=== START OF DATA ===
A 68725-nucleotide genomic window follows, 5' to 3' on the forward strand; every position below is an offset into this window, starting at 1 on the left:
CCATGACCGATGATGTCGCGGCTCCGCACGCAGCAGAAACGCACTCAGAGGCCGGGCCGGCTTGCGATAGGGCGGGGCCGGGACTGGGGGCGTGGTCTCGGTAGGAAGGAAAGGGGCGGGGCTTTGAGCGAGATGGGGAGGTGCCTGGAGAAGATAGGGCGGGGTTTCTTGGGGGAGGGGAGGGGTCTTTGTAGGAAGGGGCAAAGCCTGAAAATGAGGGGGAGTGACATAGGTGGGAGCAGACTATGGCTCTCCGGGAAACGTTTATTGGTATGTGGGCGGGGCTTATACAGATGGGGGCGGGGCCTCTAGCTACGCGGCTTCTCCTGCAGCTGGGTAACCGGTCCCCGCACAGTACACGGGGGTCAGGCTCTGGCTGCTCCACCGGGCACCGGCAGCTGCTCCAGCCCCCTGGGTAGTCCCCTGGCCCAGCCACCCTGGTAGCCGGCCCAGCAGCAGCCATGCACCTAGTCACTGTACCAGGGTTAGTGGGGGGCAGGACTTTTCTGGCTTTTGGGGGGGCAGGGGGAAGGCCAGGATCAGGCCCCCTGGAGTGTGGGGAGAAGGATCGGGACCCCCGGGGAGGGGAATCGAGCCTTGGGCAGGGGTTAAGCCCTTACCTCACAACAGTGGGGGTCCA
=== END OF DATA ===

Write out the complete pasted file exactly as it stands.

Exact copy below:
A 68725-nucleotide genomic window follows, 5' to 3' on the forward strand; every position below is an offset into this window, starting at 1 on the left:
CCATGACCGATGATGTCGCGGCTCCGCACGCAGCAGAAACGCACTCAGAGGCCGGGCCGGCTTGCGATAGGGCGGGGCCGGGACTGGGGGCGTGGTCTCGGTAGGAAGGAAAGGGGCGGGGCTTTGAGCGAGATGGGGAGGTGCCTGGAGAAGATAGGGCGGGGTTTCTTGGGGGAGGGGAGGGGTCTTTGTAGGAAGGGGCAAAGCCTGAAAATGAGGGGGAGTGACATAGGTGGGAGCAGACTATGGCTCTCCGGGAAACGTTTATTGGTATGTGGGCGGGGCTTATACAGATGGGGGCGGGGCCTCTAGCTACGCGGCTTCTCCTGCAGCTGGGTAACCGGTCCCCGCACAGTACACGGGGGTCAGGCTCTGGCTGCTCCACCGGGCACCGGCAGCTGCTCCAGCCCCCTGGGTAGTCCCCTGGCCCAGCCACCCTGGTAGCCGGCCCAGCAGCAGCCATGCACCTAGTCACTGTACCAGGGTTAGTGGGGGGCAGGACTTTTCTGGCTTTTGGGGGGGCAGGGGGAAGGCCAGGATCAGGCCCCCTGGAGTGTGGGGAGAAGGATCGGGACCCCCGGGGAGGGGAATCGAGCCTTGGGCAGGGGTTAAGCCCTTACCTCACAACAGTGGGGGTCCA